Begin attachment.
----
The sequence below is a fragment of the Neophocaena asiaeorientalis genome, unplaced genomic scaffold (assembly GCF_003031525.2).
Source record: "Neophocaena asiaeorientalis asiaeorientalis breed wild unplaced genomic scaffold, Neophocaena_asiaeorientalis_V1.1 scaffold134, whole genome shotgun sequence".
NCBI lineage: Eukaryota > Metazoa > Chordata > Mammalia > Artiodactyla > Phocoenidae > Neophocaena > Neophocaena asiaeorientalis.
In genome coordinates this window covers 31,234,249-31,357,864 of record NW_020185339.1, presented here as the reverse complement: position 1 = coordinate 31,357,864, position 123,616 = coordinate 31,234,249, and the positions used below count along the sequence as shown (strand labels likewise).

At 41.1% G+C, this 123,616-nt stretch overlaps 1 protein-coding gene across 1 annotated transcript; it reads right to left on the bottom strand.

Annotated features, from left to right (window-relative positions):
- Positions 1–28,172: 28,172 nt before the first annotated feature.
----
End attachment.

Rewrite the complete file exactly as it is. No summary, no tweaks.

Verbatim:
The sequence below is a fragment of the Neophocaena asiaeorientalis genome, unplaced genomic scaffold (assembly GCF_003031525.2).
Source record: "Neophocaena asiaeorientalis asiaeorientalis breed wild unplaced genomic scaffold, Neophocaena_asiaeorientalis_V1.1 scaffold134, whole genome shotgun sequence".
NCBI lineage: Eukaryota > Metazoa > Chordata > Mammalia > Artiodactyla > Phocoenidae > Neophocaena > Neophocaena asiaeorientalis.
In genome coordinates this window covers 31,234,249-31,357,864 of record NW_020185339.1, presented here as the reverse complement: position 1 = coordinate 31,357,864, position 123,616 = coordinate 31,234,249, and the positions used below count along the sequence as shown (strand labels likewise).

At 41.1% G+C, this 123,616-nt stretch overlaps 1 protein-coding gene across 1 annotated transcript; it reads right to left on the bottom strand.

Annotated features, from left to right (window-relative positions):
- Positions 1–28,172: 28,172 nt before the first annotated feature.